Exercised-induced asthma (EIA) also called exercise-induced bronchoconstriction (EIB) is a narrowing of the airways in the lungs that is triggered by physical activity. EIA/EIB causes a person to experience breathing difficulties after strenuous exertion. In both adults and children, the symptoms of this condition include:
They usually appear within 8 to 12 minutes after exercise begins, reaching a peak five to ten minutes after exercising. In children, EIA/EIB symptoms often appear as coughing during or after exercising and/or as abdominal pain during exercise. Most people recover from EIA/EIB within one hour, however some experience a second attack 3 to 9 hours after exercise.
This condition occurs in people whose airways are acutely sensitive to sudden changes in temperature and humidity. During strenuous exercise, people usually breathe through their mouth rather than their nose; this allows cold dry air to reach the lower airway and lungs. In addition to mouth-breathing, such things as air pollution, high levels of pollen, and respiratory infections are also factors in EIA/EIB.
Studies have shown that 80% of all asthmatics will experience EIA/EIB symptoms during or after exercise, while 40% of all people with nasal allergies may experience asthma symptoms during exercise.
An allergist/immunologist will begin by getting your health history, conducting a physical examination and performing a breathing test called spirometry.
If your breathing test shows that you might have asthma, your physician may give you a drug to inhale such as albuterol. If your breathing test numbers improve after inhaling the medicine, then the diagnosis of asthma is more likely.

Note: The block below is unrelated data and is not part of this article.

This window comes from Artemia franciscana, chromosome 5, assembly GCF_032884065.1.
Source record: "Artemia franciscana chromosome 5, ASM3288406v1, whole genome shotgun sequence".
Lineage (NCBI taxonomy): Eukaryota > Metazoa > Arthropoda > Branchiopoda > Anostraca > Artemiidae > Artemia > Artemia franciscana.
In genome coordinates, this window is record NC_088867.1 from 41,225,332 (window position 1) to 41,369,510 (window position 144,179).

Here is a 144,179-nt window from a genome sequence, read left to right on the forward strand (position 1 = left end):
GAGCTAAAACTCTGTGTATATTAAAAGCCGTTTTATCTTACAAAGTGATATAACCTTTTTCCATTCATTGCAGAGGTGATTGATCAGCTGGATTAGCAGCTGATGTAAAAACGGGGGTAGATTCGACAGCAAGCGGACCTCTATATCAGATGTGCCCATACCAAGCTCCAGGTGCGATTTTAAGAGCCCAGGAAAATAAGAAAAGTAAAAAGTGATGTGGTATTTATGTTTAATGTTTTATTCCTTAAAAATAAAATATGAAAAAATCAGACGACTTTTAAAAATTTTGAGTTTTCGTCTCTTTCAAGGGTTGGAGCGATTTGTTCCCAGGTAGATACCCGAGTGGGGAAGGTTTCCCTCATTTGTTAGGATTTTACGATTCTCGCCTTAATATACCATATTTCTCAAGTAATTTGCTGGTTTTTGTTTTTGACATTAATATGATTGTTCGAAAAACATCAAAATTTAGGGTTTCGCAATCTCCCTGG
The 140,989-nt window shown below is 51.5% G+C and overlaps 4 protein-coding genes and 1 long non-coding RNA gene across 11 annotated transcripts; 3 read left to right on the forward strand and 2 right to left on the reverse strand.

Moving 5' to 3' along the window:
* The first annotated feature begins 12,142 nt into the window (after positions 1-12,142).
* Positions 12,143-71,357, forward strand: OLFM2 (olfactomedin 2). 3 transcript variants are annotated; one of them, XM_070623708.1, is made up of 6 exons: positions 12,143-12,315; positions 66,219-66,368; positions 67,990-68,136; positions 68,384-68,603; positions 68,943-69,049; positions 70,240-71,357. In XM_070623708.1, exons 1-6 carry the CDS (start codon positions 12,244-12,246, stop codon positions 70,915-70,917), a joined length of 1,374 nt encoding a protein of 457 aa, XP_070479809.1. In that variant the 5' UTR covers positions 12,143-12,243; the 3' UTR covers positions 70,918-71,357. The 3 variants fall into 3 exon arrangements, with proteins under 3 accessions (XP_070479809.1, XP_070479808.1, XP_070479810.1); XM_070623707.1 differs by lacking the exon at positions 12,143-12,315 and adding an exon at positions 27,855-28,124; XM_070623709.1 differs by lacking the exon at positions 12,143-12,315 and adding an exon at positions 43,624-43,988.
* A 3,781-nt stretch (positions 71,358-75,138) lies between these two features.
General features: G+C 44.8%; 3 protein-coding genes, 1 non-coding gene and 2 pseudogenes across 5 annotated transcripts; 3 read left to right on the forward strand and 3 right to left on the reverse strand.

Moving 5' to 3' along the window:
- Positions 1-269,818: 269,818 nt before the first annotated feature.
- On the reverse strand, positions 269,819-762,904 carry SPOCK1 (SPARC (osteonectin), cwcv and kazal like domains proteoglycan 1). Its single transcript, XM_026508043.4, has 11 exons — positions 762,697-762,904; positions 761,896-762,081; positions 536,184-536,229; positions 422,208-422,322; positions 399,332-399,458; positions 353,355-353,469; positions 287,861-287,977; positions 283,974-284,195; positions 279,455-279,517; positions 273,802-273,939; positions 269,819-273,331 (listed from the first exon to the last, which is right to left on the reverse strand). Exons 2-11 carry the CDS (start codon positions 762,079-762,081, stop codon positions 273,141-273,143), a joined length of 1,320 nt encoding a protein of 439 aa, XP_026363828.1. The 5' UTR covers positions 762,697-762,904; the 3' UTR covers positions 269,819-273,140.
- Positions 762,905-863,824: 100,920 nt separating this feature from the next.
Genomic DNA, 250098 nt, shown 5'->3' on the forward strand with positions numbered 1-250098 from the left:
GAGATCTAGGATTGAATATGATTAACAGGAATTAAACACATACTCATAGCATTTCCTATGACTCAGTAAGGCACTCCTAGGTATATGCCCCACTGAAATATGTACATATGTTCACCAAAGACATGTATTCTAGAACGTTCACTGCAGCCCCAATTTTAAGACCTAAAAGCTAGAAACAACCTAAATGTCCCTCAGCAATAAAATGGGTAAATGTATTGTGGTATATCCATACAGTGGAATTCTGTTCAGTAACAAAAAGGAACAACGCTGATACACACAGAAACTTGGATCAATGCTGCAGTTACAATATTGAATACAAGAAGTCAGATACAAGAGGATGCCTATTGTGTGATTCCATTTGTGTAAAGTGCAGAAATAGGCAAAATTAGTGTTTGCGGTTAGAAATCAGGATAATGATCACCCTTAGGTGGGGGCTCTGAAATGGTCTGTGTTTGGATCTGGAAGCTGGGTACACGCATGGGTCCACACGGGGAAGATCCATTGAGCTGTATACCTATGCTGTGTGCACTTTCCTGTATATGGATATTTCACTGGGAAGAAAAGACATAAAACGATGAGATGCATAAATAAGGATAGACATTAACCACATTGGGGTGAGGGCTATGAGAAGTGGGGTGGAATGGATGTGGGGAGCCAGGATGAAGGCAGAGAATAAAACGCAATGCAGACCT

You may be asked to take an additional test, called a bronchoprovocation challenge test. Your physician you have you exercise in the sport you play, run outside or have you cycle or run on a treadmill. Before and after the exercise, your physician will test the amount of air you force out of your lungs with a spirometry test. If you exhale air less forcefully after exercise, the problem may be EIA/EIB.
Although EIA/EIB is more prevalent among Olympic athletes than among the general population, this condition is not limited to athletes. School-age children who participate in physical education classes and play sports are also susceptible. Even those who engage in non-athletic, but strenuous activities (for example, yard work and shoveling snow) may experience breathing difficulties after a period of exertion. In both children and adults, the more subtle symptoms of EIA/EIB are often missed when people mistakenly blame reluctance to participate in sports or poor athletic performance as being out of shape.
A diagnosis of EIA/EIB does not mean a person must give up all strenuous physical activity. An allergist can prescribe inhaled and/or oral medications that, taken before exercising, will help control and prevent EIA/EIB. In addition, the doctor will explain to the patient (and, if necessary, to teachers and coaches) how a combination of proper training and medication can alleviate the symptoms of this condition. With appropriate diagnosis and treatment, a person with EIA/EIB can continue to reap the benefits of physical exercise and even excel in sports.
If you have been diagnosed with EIA/EIB, talk with your allergist before you begin an exercise program. Together, you can develop a management plan that will allow you to participate in activities with minimal asthma symptoms.
To prevent asthma flare-ups, your doctor may prescribe that you take an inhaled short-acting medication prior to exercise. These medications are effective in preventing EIA/EIB symptoms in 80 to 90% of patients.